5. To target advertising, an advertiser needs some kind of personal information about the population from which advertising targets will be selected.
    6. This kind of “targeting” is nothing new. Advertisers targeted us in the past by buying information about the personal characteristics of people who live in particular areas of the country. They targeted by examining the characteristics of viewers of particular television programs, and readers of particular print media. In all of these cases we were treated to some degree as “public” entities. In this sense, one might say we lost our total “privacy” as soon as civilization advanced to the point of mass communication.
    7. It is not at all clear that this targeting is a bad thing Without some access to personal information, an advertiser will be “shooting blind” and the effectiveness of the advertising will drop precipitously. This would inevitably mean more marketing costs for those who produce our products and services (passed along to us). It would also mean a higher volume of advertising thrown at us in the hope of randomly reaching the right audiences.
    8. Facebook is one of many social media organizations that pay for their operations using the sales of targeted advertising. It may be distinctive in the size of the audience it offers to advertisers, and in the breath and depth of information it can make available. But it’s operation model is fundamentally the same as Google, or Twitter, or Instagram, and it is not essentially different from the operational models of NBC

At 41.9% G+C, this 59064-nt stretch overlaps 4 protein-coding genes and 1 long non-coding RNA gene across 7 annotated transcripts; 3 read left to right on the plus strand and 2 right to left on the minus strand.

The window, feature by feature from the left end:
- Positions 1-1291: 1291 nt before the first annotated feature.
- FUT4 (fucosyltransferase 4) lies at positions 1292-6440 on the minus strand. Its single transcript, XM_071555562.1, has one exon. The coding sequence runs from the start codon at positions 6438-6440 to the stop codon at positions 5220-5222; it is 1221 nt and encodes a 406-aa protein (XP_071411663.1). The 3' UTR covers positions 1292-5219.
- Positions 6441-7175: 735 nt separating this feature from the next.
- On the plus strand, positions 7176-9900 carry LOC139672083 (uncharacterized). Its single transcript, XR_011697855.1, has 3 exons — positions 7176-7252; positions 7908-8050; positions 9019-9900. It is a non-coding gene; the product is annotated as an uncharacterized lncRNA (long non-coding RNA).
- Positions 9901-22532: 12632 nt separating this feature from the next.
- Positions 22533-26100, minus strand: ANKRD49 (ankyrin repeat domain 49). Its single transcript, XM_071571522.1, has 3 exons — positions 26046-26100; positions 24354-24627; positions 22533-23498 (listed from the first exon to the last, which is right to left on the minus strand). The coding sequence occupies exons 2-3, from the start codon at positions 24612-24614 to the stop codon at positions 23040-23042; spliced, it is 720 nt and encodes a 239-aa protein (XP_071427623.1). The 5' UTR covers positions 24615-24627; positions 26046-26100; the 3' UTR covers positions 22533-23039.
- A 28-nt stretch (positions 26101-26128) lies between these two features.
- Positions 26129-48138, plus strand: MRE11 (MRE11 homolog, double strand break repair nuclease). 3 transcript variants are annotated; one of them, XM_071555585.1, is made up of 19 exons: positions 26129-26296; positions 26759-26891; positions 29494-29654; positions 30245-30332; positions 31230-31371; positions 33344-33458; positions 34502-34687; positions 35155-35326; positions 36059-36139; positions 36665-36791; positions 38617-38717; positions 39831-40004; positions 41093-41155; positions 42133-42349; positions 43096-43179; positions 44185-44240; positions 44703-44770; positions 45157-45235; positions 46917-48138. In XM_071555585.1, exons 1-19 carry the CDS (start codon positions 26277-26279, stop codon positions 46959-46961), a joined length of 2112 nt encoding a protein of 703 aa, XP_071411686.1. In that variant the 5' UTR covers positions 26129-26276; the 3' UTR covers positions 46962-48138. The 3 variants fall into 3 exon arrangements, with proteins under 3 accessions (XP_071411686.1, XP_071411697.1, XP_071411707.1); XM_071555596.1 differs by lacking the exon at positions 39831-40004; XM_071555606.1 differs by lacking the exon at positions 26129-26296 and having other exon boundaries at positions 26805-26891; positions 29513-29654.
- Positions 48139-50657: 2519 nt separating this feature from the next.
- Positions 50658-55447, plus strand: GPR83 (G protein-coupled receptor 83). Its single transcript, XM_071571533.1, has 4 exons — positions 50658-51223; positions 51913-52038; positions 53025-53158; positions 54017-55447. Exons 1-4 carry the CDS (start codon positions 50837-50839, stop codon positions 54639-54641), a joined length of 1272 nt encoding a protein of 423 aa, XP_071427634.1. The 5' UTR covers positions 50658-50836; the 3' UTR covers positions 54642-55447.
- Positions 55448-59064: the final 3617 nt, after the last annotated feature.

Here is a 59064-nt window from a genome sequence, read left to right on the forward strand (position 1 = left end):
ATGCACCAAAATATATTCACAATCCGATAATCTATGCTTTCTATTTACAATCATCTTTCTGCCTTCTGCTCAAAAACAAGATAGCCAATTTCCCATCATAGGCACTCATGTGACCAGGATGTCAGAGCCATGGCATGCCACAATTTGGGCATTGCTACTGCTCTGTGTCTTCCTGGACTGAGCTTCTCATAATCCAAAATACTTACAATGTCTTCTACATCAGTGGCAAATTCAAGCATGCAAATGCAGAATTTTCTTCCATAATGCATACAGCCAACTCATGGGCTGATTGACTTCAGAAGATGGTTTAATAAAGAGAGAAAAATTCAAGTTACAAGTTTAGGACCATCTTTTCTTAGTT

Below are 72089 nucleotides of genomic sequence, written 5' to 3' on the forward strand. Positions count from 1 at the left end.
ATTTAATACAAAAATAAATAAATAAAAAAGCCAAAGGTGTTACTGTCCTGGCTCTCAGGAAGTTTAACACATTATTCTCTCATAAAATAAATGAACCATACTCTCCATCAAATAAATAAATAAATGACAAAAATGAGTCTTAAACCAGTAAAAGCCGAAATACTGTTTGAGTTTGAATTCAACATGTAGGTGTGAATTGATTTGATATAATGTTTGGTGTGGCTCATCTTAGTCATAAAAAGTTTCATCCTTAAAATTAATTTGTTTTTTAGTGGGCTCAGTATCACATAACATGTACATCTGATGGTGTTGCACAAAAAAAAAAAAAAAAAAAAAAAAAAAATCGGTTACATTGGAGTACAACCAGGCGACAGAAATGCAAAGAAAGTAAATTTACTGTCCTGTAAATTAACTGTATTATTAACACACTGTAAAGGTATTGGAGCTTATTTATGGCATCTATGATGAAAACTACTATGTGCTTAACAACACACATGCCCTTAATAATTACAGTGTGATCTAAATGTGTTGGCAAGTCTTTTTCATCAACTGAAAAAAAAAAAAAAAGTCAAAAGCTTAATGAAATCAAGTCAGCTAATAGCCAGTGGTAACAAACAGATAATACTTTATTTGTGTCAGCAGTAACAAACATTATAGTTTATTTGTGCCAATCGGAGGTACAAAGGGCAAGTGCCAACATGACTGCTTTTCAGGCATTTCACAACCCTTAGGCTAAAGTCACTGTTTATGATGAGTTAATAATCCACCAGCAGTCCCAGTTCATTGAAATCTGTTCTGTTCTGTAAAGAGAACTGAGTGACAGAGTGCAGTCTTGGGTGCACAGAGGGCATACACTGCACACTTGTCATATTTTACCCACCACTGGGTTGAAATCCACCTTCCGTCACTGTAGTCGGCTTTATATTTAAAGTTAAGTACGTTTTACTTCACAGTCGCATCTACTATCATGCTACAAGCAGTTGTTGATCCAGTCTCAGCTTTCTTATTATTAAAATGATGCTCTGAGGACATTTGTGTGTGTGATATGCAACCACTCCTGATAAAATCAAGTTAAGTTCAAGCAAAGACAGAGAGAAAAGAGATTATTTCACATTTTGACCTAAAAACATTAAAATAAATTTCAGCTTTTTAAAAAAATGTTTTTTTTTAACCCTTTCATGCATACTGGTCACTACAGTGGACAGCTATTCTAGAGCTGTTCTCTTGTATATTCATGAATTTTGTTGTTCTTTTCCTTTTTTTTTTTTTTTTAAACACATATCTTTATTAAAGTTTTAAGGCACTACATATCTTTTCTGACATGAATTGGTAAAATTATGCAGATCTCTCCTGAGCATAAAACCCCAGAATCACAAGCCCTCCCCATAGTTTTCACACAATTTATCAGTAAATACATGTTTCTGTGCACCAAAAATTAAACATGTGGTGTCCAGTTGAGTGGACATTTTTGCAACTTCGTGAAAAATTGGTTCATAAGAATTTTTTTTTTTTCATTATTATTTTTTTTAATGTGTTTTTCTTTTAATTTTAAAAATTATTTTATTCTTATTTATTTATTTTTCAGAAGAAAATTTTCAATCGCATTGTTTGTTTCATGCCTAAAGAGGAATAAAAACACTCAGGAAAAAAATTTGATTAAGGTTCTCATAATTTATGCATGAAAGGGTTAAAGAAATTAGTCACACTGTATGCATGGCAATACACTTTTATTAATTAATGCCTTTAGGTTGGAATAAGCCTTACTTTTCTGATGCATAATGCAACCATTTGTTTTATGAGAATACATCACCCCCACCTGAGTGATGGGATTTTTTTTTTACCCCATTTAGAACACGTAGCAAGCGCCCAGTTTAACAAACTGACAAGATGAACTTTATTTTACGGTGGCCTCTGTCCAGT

10. If we really wish social media companies to abandon this business model, we should be prepared either to foot the bill for these technologies out of our pockets, or tolerate a vast expansion of advertising that we encounter on the site

    All of this is not to say Facebook and other social media companies cannot or should not take steps to avoid the debacles of the 2016 elections. And news about their progress in this respect is encouraging. Vetting all political and “issues” content before posting it to ensure it comes from a legitimate source is a very good practice. Publishing the identity of the source of all political or issues content is an equally good practice.

    Perhaps most importantly, thoroughly vetting any organization who gets access to Facebook data, and controlling the uses they can make of this data, should prevent the kinds of illegal practices engaged in during the last election.

    But focusing their outrage on “invasion of privacy”, commentators seem to forget that the very purpose of Facebook is sharing personal information. And when Facebook under takes to sell targeted advertising as its main revenue stream, it must turn to the postings of its members as the only source of the personal information needed for targeting. We can decide we don’t want to share this information (Facebook already allows for this possibility, and after the election debacle is working to make this setting more visible and easy to implement). But if everyone elected to keep everything private Facebook would, as I pointed out, be out of business

    Questioning the basic business model of modern targeted marketing, is a short path toward breaking the machinery of Internet commerce. Without some very radical changes that would almost certainly limit access to the Internet, we need to accept this business model. . People should take a breath and recognize that the real source of their emotional turmoil is the 2016 election.